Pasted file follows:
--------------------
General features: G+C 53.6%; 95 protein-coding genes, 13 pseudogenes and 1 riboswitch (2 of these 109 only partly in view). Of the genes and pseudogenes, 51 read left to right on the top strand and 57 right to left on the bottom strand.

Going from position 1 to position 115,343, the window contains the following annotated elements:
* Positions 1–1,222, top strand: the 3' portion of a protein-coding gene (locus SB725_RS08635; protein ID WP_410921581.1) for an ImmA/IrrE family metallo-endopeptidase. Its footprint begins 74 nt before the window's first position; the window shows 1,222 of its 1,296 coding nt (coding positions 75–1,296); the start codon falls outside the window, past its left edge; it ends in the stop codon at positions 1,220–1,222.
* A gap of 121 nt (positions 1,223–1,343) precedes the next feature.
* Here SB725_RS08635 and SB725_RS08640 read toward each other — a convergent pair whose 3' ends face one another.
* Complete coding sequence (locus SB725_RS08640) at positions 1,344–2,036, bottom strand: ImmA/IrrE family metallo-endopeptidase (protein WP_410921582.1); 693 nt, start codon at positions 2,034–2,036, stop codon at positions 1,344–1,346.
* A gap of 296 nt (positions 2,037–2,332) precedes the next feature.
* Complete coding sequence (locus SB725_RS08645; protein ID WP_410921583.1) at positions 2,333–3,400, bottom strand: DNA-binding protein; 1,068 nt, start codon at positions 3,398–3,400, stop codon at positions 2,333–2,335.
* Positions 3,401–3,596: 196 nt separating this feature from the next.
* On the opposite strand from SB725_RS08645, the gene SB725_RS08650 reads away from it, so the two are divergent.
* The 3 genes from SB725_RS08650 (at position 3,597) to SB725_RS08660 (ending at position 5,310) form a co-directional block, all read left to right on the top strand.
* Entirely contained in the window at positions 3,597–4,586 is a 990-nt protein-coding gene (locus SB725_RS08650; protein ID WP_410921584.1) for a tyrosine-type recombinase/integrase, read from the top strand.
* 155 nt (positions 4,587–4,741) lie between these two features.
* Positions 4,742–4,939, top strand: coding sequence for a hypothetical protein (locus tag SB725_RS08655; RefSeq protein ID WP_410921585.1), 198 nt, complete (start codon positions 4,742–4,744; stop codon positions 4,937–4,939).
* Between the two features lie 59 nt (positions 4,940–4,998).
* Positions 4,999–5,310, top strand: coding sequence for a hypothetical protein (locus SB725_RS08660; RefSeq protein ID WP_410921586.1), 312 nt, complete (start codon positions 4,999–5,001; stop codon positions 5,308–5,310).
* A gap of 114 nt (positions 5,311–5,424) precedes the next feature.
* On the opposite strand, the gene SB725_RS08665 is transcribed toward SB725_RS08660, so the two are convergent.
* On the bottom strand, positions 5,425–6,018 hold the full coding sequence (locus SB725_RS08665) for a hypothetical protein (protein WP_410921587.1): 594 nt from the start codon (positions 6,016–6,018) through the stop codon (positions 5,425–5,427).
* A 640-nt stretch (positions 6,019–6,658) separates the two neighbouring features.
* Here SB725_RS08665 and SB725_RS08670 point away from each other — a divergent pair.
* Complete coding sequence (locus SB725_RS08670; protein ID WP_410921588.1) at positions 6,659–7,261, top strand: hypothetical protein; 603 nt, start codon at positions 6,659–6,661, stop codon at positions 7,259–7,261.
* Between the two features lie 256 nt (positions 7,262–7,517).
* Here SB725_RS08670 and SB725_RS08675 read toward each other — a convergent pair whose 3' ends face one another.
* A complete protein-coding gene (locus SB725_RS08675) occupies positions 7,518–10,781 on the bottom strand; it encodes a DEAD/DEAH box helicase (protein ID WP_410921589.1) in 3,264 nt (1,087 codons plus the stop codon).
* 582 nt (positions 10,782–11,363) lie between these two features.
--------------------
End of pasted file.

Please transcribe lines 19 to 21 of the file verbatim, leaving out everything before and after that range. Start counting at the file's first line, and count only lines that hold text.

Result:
* On the bottom strand, positions 5,425–6,018 hold the full coding sequence (locus SB725_RS08665) for a hypothetical protein (protein WP_410921587.1): 594 nt from the start codon (positions 6,016–6,018) through the stop codon (positions 5,425–5,427).
* A 640-nt stretch (positions 6,019–6,658) separates the two neighbouring features.
* Here SB725_RS08665 and SB725_RS08670 point away from each other — a divergent pair.